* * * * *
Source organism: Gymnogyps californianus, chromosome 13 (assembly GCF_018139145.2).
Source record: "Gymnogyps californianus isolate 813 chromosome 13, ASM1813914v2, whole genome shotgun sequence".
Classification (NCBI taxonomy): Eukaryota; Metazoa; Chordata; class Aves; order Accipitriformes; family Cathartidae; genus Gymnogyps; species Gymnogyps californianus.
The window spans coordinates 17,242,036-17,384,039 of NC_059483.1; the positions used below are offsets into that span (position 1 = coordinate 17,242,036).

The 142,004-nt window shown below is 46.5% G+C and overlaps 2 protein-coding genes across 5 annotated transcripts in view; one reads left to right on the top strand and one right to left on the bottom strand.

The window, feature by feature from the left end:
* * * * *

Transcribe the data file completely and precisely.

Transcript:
Source organism: Gymnogyps californianus, chromosome 13 (assembly GCF_018139145.2).
Source record: "Gymnogyps californianus isolate 813 chromosome 13, ASM1813914v2, whole genome shotgun sequence".
Classification (NCBI taxonomy): Eukaryota; Metazoa; Chordata; class Aves; order Accipitriformes; family Cathartidae; genus Gymnogyps; species Gymnogyps californianus.
The window spans coordinates 17,242,036-17,384,039 of NC_059483.1; the positions used below are offsets into that span (position 1 = coordinate 17,242,036).

The 142,004-nt window shown below is 46.5% G+C and overlaps 2 protein-coding genes across 5 annotated transcripts in view; one reads left to right on the top strand and one right to left on the bottom strand.

The window, feature by feature from the left end: